An Arab-American family was kicked off a United Airlines flight traveling from Chicago to Washington, D.C., after asking flight attendants about getting a safety harness for their children, the family said.
The mother, Eaman-Amy Saad Shebley, who wears a hijab, recorded the encounter in two videos she posted to Facebook Wednesday, saying the family was asked to leave the plane "for no reason other than how we look."
In one video a flight attendant asks the family to get off the plane but doesn't say why. In the second, the pilot tells the family members they were being asked to leave for an unspecified "safety of flight" issue. The video posts have since been removed from Facebook.
The pilot explained to the family that the reason they needed to get off the plane was a “safety of flight issue.”
The family disembarked and spoke with United Airlines' customer service representatives who apologized and rebooked the family's flight, WDIV reported.
The family later reached out to the Council on American-Islamic Relations.
"I felt singled-out, humiliated and helpless," Shebley told the civil rights group.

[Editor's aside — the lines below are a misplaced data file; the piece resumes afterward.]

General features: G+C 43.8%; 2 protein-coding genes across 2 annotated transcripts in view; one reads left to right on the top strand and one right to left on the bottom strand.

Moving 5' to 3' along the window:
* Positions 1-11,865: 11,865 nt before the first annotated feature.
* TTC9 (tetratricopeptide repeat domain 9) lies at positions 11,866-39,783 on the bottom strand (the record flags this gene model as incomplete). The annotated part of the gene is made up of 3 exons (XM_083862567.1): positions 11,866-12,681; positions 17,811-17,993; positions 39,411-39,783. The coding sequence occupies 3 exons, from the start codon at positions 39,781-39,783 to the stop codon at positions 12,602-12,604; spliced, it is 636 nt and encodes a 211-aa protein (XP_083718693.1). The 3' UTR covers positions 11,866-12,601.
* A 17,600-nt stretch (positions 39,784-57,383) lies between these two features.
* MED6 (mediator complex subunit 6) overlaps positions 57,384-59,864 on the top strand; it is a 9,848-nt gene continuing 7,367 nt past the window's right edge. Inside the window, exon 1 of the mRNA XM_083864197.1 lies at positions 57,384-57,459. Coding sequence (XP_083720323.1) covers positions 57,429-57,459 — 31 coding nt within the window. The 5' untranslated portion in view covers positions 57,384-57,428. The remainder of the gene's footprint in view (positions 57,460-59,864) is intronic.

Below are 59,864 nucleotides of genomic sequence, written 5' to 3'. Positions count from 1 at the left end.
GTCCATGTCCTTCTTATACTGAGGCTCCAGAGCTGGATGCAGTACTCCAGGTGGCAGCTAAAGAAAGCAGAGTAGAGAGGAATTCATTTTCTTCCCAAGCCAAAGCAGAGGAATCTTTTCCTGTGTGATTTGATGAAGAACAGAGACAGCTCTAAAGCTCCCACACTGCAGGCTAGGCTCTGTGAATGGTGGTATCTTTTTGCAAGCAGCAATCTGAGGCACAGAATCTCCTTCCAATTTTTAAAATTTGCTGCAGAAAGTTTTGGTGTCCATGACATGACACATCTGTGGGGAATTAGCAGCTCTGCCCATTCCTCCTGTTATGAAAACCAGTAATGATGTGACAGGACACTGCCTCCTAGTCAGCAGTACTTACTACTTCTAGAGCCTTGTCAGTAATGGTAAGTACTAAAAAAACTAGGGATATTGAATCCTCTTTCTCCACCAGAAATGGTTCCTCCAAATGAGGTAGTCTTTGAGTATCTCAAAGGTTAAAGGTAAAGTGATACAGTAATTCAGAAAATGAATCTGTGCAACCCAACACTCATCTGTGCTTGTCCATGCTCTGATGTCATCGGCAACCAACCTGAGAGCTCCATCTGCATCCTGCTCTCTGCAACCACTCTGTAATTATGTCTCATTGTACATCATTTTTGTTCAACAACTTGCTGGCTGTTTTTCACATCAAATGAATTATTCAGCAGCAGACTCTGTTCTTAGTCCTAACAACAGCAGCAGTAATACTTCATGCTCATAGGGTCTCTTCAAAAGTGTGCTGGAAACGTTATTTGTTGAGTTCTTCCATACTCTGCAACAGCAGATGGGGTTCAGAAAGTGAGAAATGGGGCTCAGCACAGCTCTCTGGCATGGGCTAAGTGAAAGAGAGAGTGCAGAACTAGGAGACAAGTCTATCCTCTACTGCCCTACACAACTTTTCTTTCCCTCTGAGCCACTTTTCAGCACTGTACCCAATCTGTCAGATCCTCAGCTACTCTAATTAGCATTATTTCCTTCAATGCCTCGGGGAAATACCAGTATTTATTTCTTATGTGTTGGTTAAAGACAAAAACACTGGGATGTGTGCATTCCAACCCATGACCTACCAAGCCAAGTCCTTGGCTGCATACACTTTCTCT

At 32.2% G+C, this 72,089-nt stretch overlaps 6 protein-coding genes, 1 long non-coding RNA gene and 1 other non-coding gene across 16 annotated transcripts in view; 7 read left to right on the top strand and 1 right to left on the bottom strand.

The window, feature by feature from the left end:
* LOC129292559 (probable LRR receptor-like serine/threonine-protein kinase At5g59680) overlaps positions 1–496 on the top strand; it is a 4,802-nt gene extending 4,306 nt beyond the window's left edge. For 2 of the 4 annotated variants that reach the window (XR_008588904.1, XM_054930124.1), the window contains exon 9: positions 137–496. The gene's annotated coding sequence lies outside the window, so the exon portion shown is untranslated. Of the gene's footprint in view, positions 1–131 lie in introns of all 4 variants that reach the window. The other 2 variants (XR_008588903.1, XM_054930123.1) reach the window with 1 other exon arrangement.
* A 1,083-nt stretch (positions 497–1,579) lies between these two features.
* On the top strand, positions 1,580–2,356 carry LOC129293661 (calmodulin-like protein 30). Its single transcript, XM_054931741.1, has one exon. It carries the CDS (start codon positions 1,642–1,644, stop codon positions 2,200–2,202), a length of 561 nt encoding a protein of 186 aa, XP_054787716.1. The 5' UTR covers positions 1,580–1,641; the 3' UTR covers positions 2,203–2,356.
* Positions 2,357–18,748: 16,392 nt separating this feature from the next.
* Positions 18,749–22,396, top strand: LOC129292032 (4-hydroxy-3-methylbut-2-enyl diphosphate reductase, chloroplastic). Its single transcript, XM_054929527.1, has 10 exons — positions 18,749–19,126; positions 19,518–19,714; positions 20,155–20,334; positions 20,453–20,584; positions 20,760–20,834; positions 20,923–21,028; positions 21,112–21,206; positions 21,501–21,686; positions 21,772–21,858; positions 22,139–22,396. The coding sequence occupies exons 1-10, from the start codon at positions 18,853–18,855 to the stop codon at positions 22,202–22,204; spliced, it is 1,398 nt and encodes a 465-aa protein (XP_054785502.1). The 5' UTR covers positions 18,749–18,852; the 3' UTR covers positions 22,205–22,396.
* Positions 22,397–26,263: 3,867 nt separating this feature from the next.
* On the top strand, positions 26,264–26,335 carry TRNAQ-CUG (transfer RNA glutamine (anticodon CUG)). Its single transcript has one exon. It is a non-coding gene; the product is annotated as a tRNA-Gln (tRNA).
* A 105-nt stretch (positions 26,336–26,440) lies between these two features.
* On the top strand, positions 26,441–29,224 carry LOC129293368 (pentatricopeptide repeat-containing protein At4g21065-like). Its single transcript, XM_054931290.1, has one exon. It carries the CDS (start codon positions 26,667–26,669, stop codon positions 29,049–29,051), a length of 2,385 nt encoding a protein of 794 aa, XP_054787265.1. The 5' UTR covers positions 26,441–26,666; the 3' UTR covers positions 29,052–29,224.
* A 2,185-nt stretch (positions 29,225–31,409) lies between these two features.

In a statement released to WDIV, United Airlines said the family was rebooked "because of concerns about their child's safety seat, which did not comply with federal safety regulations."
"Both United and SkyWest hold our employees to the highest standards of professionalism and have zero tolerance for discrimination," the airliner added.
On Friday, CAIR called on United Airlines to formally apologize to the family for removing the family "apparently without cause."
The group demanded disciplinary action against the staff involved in the incident, which happened on March 20, along with sensitivity training for crew members.
"We are tired of Muslim-looking passengers being removed from flights for the flimsiest reasons, under a cryptic claim of 'security,'" said CAIR-Chicago Executive Director Ahmed Rehab. "Security means securing passengers, not harassing and humiliating them and then booting them off their flight for, of all things, actually asking for security."